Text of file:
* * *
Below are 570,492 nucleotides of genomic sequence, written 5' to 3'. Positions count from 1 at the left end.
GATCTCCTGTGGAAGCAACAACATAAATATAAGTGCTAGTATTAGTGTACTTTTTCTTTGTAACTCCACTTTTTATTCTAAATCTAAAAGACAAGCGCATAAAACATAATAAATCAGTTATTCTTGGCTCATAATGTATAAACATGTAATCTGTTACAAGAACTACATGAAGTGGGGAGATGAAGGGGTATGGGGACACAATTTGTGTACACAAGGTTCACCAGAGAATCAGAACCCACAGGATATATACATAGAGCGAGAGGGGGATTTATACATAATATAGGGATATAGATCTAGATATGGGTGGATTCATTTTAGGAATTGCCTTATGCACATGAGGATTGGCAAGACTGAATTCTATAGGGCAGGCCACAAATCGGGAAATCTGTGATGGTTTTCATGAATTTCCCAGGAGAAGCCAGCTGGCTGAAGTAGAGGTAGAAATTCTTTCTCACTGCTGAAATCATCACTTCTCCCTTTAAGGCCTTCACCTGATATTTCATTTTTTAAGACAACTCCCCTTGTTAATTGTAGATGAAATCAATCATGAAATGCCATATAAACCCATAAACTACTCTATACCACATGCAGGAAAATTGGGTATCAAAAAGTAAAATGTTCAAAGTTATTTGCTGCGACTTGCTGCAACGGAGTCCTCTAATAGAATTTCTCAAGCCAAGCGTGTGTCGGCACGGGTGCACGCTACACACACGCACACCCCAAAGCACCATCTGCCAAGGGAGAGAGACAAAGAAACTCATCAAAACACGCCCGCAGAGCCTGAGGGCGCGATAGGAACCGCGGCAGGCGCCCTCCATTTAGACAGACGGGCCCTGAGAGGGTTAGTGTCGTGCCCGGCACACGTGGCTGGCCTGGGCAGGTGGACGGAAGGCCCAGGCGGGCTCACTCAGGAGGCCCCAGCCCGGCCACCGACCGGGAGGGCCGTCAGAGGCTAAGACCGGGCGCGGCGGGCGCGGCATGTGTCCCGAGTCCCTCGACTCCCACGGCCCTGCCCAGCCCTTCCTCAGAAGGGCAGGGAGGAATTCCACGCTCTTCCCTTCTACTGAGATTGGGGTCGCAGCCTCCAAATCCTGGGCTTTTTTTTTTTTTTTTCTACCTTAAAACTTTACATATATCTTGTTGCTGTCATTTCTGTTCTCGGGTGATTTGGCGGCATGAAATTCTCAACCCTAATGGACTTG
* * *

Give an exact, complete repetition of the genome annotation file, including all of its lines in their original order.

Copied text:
Below are 570,492 nucleotides of genomic sequence, written 5' to 3'. Positions count from 1 at the left end.
GATCTCCTGTGGAAGCAACAACATAAATATAAGTGCTAGTATTAGTGTACTTTTTCTTTGTAACTCCACTTTTTATTCTAAATCTAAAAGACAAGCGCATAAAACATAATAAATCAGTTATTCTTGGCTCATAATGTATAAACATGTAATCTGTTACAAGAACTACATGAAGTGGGGAGATGAAGGGGTATGGGGACACAATTTGTGTACACAAGGTTCACCAGAGAATCAGAACCCACAGGATATATACATAGAGCGAGAGGGGGATTTATACATAATATAGGGATATAGATCTAGATATGGGTGGATTCATTTTAGGAATTGCCTTATGCACATGAGGATTGGCAAGACTGAATTCTATAGGGCAGGCCACAAATCGGGAAATCTGTGATGGTTTTCATGAATTTCCCAGGAGAAGCCAGCTGGCTGAAGTAGAGGTAGAAATTCTTTCTCACTGCTGAAATCATCACTTCTCCCTTTAAGGCCTTCACCTGATATTTCATTTTTTAAGACAACTCCCCTTGTTAATTGTAGATGAAATCAATCATGAAATGCCATATAAACCCATAAACTACTCTATACCACATGCAGGAAAATTGGGTATCAAAAAGTAAAATGTTCAAAGTTATTTGCTGCGACTTGCTGCAACGGAGTCCTCTAATAGAATTTCTCAAGCCAAGCGTGTGTCGGCACGGGTGCACGCTACACACACGCACACCCCAAAGCACCATCTGCCAAGGGAGAGAGACAAAGAAACTCATCAAAACACGCCCGCAGAGCCTGAGGGCGCGATAGGAACCGCGGCAGGCGCCCTCCATTTAGACAGACGGGCCCTGAGAGGGTTAGTGTCGTGCCCGGCACACGTGGCTGGCCTGGGCAGGTGGACGGAAGGCCCAGGCGGGCTCACTCAGGAGGCCCCAGCCCGGCCACCGACCGGGAGGGCCGTCAGAGGCTAAGACCGGGCGCGGCGGGCGCGGCATGTGTCCCGAGTCCCTCGACTCCCACGGCCCTGCCCAGCCCTTCCTCAGAAGGGCAGGGAGGAATTCCACGCTCTTCCCTTCTACTGAGATTGGGGTCGCAGCCTCCAAATCCTGGGCTTTTTTTTTTTTTTTTCTACCTTAAAACTTTACATATATCTTGTTGCTGTCATTTCTGTTCTCGGGTGATTTGGCGGCATGAAATTCTCAACCCTAATGGACTTG